No test is 100% accurate all of the time. Some examples that may affect the test’s accuracy include:

  • You may have the virus, but the swab might not collect it from your nose or throat
  • The swab or mucus sample may be accidentally contaminated by the virus during collection or analysis
  • The nasal or throat swab may not be kept at the correct temperature before it can be analyzed
  • The chemicals used to extract the virus genetic material and make copies of the virus DNA may not work correctly

The best way to get a coronavirus test is to contact your health care provider. You may also visit your state or local health department’s website to look for the latest local information on testing.

Source:  https://www.fda.gov/media/140161/download

Vaccine update

Currently, there are 209 vaccines in various stages of development.

Source: https://www.who.int/publications/m/item/draft-landscape-of-covid-19-candidate-vaccines

There has been speculation that a vaccine may be available as early as the beginning of 2021, but even then, there are unknowns. In June, the Food and Drug Administration (FDA) published guidelines requiring that the vaccine trials were at least 50% effective. Depending upon how many people are willing and able to receive the vaccine once it is ready for distribution and the efficacy of the vaccine, it may leave significant populations unprotected.

Source:  https://www.fda.gov/media/139638/download

Updates from the Centers for Disease Control (as of October 28, 2020)

The Centers for Disease Control (CDC) issued updated guidance to its How COVID-19 Spreads website, which includes information about the potential for airborne spread of the virus that causes COVID-19.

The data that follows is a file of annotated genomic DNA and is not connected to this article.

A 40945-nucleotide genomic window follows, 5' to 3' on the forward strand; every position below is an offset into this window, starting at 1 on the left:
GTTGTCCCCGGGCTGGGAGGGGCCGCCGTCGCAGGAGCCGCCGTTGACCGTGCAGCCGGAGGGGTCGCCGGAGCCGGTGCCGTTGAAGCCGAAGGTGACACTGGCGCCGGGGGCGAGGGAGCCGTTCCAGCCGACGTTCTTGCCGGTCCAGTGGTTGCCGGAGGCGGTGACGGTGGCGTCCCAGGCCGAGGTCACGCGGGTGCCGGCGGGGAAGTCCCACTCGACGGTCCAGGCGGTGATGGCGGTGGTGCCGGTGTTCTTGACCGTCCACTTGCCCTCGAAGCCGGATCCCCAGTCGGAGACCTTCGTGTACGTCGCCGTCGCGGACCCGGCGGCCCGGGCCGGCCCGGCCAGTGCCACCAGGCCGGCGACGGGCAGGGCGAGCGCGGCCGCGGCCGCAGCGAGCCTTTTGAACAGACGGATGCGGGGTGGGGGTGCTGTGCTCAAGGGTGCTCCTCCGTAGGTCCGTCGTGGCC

The CDC continues to believe, based on current science, that people are more likely to become infected the longer and closer they are to a person with COVID-19. The update acknowledges the existence of some published reports showing limited, uncommon circumstances where people with COVID-19 infected others who were more than six feet away or shortly after the COVID-19-positive person left an area. In these instances, transmission occurred in poorly ventilated and enclosed spaces that often-involved activities that caused heavier breathing, like singing or exercise. Such environments and activities may contribute to the buildup of virus-carrying particles.

On October 21, 2020, the CDC updated their definition of close contact to someone who was within six feet of an infected person for a cumulative total of 15 minutes or more over a 24-hour period starting from two days before illness onset (or, for asymptomatic patients, two days prior to test specimen collection) until the time the patient is isolated.

People can protect themselves from the virus that causes COVID-19 by staying at least six feet away from others, wearing a mask that covers their nose and mouth, washing their hands frequently, cleaning touched surfaces often and staying home when sick.

Learn more

This health brief on the clinical topics and innovations surrounding the SARS-coV-2 virus and COVID-19 disease was prepared by Buck’s Health Intelligence practice.

For more information, contact us at 866-355-6647 or talktous@buck.com.

The information in this article is provided for general information purposes only and is not intended to address your requirements. While we will endeavor to keep the Information accurate, we cannot and do not guarantee the accuracy of the Information, and we accept no responsibility, and shall have no liability, for any loss or damage which may arise from using or relying on the Information.